VIETNAM: Why Wind Energy Dream Remains Hot Air

VIETNAM: Why Wind Energy Dream Remains Hot Air
Photo Credit: Reuters / TPG

What you need to know

Low electricity prices and lofty targets threaten to undermine Vietnam's wind power plans.

A series of infrastructural and legal hurdles continue to threaten Vietnam's ambitious wind energy targets.

Despite significant interest from global investors in harvesting wind energy in Vietnam, the industry lacks necessary facilities and legislative framework to help it meet its goals of producing 800 megawatts of wind power by 2020 and 6,000 megawatts by 2030, as reported by VnExpress.

"We only have 20-30 billion Vietnamese dong (US$882,000-US$1.3 million) left each year to pay our employees' salaries and meet maintenance costs," Tran Vinh Thong, an officer at wind energy firm Thuan Binh (EVN-TBW), told the news source. He also added that low prices for their electricity is another key issue.

"Currently, electricity derived from wind energy costs about 7.8 cents per kilowatt hour [kWh]. At this price, the Phu Lac wind energy project would need 14 years to recover its initial cost, while a typical wind energy project only lasts 20 years before it is replaced as maintenance costs soar," Thong elaborated.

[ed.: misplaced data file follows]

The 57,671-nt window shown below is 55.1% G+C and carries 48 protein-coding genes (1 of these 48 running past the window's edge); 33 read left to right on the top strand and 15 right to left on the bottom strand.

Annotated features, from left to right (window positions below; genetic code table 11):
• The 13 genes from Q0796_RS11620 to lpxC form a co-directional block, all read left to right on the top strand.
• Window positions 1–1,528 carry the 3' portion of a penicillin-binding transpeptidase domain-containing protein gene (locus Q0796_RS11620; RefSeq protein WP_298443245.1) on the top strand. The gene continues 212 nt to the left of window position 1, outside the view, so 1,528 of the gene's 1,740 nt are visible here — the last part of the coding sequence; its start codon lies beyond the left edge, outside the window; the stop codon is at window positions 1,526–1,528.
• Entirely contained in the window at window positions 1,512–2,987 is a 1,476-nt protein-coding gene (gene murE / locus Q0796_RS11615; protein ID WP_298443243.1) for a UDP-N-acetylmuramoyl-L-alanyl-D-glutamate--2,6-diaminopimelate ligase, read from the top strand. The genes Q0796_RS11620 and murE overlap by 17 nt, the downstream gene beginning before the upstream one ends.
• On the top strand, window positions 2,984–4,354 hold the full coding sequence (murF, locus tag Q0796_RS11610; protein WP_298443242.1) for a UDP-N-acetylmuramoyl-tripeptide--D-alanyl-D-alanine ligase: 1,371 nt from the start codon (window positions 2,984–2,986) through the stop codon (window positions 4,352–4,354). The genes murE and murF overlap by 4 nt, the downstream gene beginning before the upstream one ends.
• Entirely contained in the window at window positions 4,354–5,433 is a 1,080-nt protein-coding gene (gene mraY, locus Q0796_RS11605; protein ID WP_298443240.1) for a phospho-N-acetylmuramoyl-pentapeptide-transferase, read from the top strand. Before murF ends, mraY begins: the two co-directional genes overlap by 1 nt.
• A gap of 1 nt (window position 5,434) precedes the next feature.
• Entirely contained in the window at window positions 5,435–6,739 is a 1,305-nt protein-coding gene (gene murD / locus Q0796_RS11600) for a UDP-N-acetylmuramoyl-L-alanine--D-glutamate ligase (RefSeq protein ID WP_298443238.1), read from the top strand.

Vietnam's energy prices pale in comparison with other Asian competitors, with an asking price of 20 cents/kWh for Thailand and 30 cents/kWh for Japan. This is a challenge that has been fiercely debated within the renewable energy community for years, with a report dated to 2016 noting wind energy prices identical to that of Thong's exchange with VnExpress.

Another stumbling block lies in the legal framework that comes with EVN's (Electricity Vietnam) monopoly on the market, according to reports by Dan Tri in Vietnamese last year. This means that electricity producers can only sell their voltage to EVN. In further complications, the firm has the ability to cancel a power purchase agreement (PPA) with their partner at any time, regardless of the contract's agreed upon duration.

"The biggest obstacle lies in the contract entered into when exchanging electricity," Bui Vinh Thanh, a business development officer at Irish renewables firm Mainstream told Cafe Finance in Vietnamese. "Investors expect a project to last about 20 years but if after only five-seven years a contract is terminated, the maximum compensation we can get is one year's worth of profits. That represents too great a risk."

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The News Lens has been authorized to republish this article from Saigoneer, an English-language digital platform covering urban development, history, food, culture and the arts in Saigon (Ho Chi Minh City) and throughout Vietnam. The original can be found here.

TNL Editor: David Green